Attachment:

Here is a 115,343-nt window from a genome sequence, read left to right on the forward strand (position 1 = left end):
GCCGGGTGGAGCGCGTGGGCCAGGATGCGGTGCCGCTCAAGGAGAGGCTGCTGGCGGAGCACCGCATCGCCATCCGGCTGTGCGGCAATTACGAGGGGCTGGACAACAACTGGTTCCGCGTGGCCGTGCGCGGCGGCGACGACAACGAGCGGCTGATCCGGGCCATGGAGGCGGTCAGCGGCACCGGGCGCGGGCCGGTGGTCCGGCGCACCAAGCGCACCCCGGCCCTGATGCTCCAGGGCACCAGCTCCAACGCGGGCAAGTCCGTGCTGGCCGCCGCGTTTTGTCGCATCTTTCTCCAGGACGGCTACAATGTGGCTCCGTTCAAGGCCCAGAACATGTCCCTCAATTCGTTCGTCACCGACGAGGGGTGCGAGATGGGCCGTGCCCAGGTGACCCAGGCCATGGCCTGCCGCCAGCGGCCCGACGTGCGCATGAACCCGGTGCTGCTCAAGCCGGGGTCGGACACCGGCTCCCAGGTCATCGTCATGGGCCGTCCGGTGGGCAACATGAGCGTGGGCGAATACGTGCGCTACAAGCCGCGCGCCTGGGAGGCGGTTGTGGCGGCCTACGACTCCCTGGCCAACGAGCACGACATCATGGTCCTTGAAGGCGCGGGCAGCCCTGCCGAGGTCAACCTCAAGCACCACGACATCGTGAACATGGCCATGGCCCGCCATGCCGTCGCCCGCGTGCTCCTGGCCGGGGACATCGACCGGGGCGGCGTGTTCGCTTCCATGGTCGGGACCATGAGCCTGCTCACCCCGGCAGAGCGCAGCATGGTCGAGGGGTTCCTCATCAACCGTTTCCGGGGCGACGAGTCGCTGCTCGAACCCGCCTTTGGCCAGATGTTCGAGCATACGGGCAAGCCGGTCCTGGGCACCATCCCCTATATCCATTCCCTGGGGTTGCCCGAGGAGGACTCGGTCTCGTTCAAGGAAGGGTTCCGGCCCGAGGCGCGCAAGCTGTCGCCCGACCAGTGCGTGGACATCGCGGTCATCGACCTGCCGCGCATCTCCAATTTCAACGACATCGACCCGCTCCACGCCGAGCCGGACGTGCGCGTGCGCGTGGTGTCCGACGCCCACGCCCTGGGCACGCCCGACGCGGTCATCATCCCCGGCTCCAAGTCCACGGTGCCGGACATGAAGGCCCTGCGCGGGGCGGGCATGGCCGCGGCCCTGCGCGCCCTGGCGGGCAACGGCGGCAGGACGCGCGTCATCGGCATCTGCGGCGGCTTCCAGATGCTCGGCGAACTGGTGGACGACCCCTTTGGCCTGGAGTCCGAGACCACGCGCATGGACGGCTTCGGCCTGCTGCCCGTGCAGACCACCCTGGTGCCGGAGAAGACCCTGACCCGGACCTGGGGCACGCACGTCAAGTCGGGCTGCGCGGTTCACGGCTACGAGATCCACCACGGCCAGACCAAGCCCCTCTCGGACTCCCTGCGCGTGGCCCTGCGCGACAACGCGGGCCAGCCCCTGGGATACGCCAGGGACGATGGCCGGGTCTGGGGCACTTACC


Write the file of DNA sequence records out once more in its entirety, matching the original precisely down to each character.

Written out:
Here is a 115,343-nt window from a genome sequence, read left to right on the forward strand (position 1 = left end):
GCCGGGTGGAGCGCGTGGGCCAGGATGCGGTGCCGCTCAAGGAGAGGCTGCTGGCGGAGCACCGCATCGCCATCCGGCTGTGCGGCAATTACGAGGGGCTGGACAACAACTGGTTCCGCGTGGCCGTGCGCGGCGGCGACGACAACGAGCGGCTGATCCGGGCCATGGAGGCGGTCAGCGGCACCGGGCGCGGGCCGGTGGTCCGGCGCACCAAGCGCACCCCGGCCCTGATGCTCCAGGGCACCAGCTCCAACGCGGGCAAGTCCGTGCTGGCCGCCGCGTTTTGTCGCATCTTTCTCCAGGACGGCTACAATGTGGCTCCGTTCAAGGCCCAGAACATGTCCCTCAATTCGTTCGTCACCGACGAGGGGTGCGAGATGGGCCGTGCCCAGGTGACCCAGGCCATGGCCTGCCGCCAGCGGCCCGACGTGCGCATGAACCCGGTGCTGCTCAAGCCGGGGTCGGACACCGGCTCCCAGGTCATCGTCATGGGCCGTCCGGTGGGCAACATGAGCGTGGGCGAATACGTGCGCTACAAGCCGCGCGCCTGGGAGGCGGTTGTGGCGGCCTACGACTCCCTGGCCAACGAGCACGACATCATGGTCCTTGAAGGCGCGGGCAGCCCTGCCGAGGTCAACCTCAAGCACCACGACATCGTGAACATGGCCATGGCCCGCCATGCCGTCGCCCGCGTGCTCCTGGCCGGGGACATCGACCGGGGCGGCGTGTTCGCTTCCATGGTCGGGACCATGAGCCTGCTCACCCCGGCAGAGCGCAGCATGGTCGAGGGGTTCCTCATCAACCGTTTCCGGGGCGACGAGTCGCTGCTCGAACCCGCCTTTGGCCAGATGTTCGAGCATACGGGCAAGCCGGTCCTGGGCACCATCCCCTATATCCATTCCCTGGGGTTGCCCGAGGAGGACTCGGTCTCGTTCAAGGAAGGGTTCCGGCCCGAGGCGCGCAAGCTGTCGCCCGACCAGTGCGTGGACATCGCGGTCATCGACCTGCCGCGCATCTCCAATTTCAACGACATCGACCCGCTCCACGCCGAGCCGGACGTGCGCGTGCGCGTGGTGTCCGACGCCCACGCCCTGGGCACGCCCGACGCGGTCATCATCCCCGGCTCCAAGTCCACGGTGCCGGACATGAAGGCCCTGCGCGGGGCGGGCATGGCCGCGGCCCTGCGCGCCCTGGCGGGCAACGGCGGCAGGACGCGCGTCATCGGCATCTGCGGCGGCTTCCAGATGCTCGGCGAACTGGTGGACGACCCCTTTGGCCTGGAGTCCGAGACCACGCGCATGGACGGCTTCGGCCTGCTGCCCGTGCAGACCACCCTGGTGCCGGAGAAGACCCTGACCCGGACCTGGGGCACGCACGTCAAGTCGGGCTGCGCGGTTCACGGCTACGAGATCCACCACGGCCAGACCAAGCCCCTCTCGGACTCCCTGCGCGTGGCCCTGCGCGACAACGCGGGCCAGCCCCTGGGATACGCCAGGGACGATGGCCGGGTCTGGGGCACTTACC